VATICAN CITY — Pope Francis led pilgrims in praying for peace and for the victims of a terrorist attack at Istanbul’s Ataturk Airport in Turkey.

Relatives of one of the victims of the June 28 suicide attack at Istanbul's Ataturk Airport mourn June 29 in front of a morgue in Istanbul. The bombings killed 41 and wounded more than 200 as Turkish officials blamed the carnage at the international terminal on three suspected Islamic State group militants. (CNS photo/Osman Orsal, Reuters)

Relatives of one of the victims of the June 28 suicide attack at Istanbul’s Ataturk Airport mourn June 29 in front of a morgue in Istanbul. The bombings killed 41 and wounded more than 200 as Turkish officials blamed the carnage at the international terminal on three suspected Islamic State group militants. (CNS photo/Osman Orsal, Reuters)

“Yesterday evening in Istanbul, a heinous terrorist attack was made that has killed and wounded many people. Let us pray for the victims, their families and for the dear Turkish people,” the pope said June 29 after reciting the Angelus prayer with visitors in St. Peter’s Square.

The attack took place June 28 in the international terminal and the parking lot of the airport when three suspected terrorists opened fire and, shortly after, detonated their suicide vests.

Turkish officials said that, as of early June 29, the attack claimed the lives of 42 people, among them 10 foreign nationals, and left more than 200 people wounded.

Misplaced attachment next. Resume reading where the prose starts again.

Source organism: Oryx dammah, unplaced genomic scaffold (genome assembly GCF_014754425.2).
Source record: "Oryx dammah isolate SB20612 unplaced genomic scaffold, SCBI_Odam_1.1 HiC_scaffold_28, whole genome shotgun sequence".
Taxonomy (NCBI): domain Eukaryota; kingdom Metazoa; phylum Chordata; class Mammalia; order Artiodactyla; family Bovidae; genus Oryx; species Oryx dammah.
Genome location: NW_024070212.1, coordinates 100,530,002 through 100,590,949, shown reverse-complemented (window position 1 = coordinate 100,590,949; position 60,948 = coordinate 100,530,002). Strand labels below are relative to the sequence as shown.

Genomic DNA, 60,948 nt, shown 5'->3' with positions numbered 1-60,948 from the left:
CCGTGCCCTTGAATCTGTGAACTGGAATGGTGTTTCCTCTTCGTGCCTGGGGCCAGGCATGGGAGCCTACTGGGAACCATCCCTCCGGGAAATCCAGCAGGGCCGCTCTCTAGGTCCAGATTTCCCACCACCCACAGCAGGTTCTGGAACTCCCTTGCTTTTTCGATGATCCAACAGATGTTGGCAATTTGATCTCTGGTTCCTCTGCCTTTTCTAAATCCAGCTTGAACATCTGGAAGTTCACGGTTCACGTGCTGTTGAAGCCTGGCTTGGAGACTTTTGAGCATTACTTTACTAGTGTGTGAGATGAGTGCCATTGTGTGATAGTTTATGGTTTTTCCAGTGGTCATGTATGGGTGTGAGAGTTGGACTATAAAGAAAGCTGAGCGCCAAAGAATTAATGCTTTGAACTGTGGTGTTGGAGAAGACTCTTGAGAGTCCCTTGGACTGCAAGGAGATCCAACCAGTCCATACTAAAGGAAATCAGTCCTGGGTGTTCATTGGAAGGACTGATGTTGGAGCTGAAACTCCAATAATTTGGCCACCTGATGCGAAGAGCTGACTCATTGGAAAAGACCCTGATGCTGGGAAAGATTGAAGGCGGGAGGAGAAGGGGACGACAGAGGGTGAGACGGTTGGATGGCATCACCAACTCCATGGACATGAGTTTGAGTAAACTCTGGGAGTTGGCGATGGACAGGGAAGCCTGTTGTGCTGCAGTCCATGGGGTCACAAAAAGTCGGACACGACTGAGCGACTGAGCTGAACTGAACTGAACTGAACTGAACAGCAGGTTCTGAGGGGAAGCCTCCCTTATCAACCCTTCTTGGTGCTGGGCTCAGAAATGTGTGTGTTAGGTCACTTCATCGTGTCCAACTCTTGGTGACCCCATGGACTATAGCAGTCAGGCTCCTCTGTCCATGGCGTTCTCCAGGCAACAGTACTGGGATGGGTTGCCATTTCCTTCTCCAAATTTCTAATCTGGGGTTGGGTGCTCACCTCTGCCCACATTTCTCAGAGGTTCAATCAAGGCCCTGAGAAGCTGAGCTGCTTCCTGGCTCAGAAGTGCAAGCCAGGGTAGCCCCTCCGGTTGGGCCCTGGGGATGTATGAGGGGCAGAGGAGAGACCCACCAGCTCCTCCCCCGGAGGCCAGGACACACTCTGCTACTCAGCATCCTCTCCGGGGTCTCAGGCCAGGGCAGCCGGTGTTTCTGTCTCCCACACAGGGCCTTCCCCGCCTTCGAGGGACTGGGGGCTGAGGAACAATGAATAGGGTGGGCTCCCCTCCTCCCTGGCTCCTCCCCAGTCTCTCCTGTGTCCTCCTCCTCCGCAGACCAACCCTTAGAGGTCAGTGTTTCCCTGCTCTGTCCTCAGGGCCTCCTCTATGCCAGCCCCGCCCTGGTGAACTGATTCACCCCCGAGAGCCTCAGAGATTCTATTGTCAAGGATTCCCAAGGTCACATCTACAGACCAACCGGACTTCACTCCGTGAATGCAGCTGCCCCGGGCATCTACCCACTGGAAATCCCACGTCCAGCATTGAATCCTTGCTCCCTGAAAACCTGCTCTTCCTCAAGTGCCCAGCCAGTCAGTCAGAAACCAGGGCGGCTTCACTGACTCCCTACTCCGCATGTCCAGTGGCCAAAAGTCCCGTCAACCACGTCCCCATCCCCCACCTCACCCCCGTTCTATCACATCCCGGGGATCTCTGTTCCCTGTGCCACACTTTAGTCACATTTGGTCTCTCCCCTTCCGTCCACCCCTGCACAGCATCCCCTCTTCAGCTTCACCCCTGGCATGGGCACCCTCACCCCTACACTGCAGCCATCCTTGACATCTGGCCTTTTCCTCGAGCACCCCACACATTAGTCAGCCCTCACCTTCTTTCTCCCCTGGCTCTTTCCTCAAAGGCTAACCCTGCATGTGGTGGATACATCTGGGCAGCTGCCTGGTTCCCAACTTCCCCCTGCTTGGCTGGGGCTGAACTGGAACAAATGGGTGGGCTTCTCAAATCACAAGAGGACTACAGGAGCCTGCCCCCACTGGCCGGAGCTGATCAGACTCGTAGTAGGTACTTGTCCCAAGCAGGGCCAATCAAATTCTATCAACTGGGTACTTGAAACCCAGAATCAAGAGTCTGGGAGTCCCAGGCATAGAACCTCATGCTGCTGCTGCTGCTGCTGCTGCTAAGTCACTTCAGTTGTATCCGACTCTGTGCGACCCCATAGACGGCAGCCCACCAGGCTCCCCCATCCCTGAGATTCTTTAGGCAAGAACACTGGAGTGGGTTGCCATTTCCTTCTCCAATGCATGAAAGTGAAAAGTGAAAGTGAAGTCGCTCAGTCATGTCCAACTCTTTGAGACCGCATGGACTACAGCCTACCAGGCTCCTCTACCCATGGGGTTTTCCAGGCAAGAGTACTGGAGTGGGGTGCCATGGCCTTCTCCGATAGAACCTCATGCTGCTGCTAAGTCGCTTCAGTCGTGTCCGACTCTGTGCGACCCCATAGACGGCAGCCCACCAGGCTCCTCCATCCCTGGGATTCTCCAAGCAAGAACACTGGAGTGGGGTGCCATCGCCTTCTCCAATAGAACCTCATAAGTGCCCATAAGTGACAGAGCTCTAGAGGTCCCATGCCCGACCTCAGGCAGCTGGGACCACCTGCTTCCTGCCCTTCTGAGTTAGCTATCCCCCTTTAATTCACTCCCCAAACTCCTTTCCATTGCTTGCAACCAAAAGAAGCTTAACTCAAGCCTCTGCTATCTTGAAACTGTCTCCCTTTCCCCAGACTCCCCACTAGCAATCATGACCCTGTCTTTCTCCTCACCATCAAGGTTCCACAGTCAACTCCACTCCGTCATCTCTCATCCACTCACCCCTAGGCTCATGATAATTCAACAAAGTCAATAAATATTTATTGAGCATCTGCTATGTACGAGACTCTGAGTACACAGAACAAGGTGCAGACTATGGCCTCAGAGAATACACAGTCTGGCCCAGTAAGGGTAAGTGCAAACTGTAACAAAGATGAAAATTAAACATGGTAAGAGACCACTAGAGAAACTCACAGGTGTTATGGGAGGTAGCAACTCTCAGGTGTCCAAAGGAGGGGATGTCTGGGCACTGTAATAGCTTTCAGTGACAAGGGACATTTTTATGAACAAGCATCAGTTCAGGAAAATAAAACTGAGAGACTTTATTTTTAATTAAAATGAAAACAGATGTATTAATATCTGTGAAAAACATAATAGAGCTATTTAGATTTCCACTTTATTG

Although no group has claimed responsibility for the attacks, Turkish Prime Minister Binali Yildirim told reporters that preliminary signs point to the Islamic State, according to Reuters.

The terrorist organization carried out a similar attack at Brussels Airport and the Maelbeek metro station in Belgium March 22, which killed 32 people and wounded over 300.

Before leading thousands of pilgrims in silent prayer followed by the “Hail Mary,” Pope Francis prayed that those who perpetrate such attacks would have a change of heart.

“May the Lord convert the hearts of the violent and sustain our feet into the way of peace,” the pope said.

 

Follow Arocho on Twitter: @arochoju.

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‘We need to look after each other,’ Syrian refugee says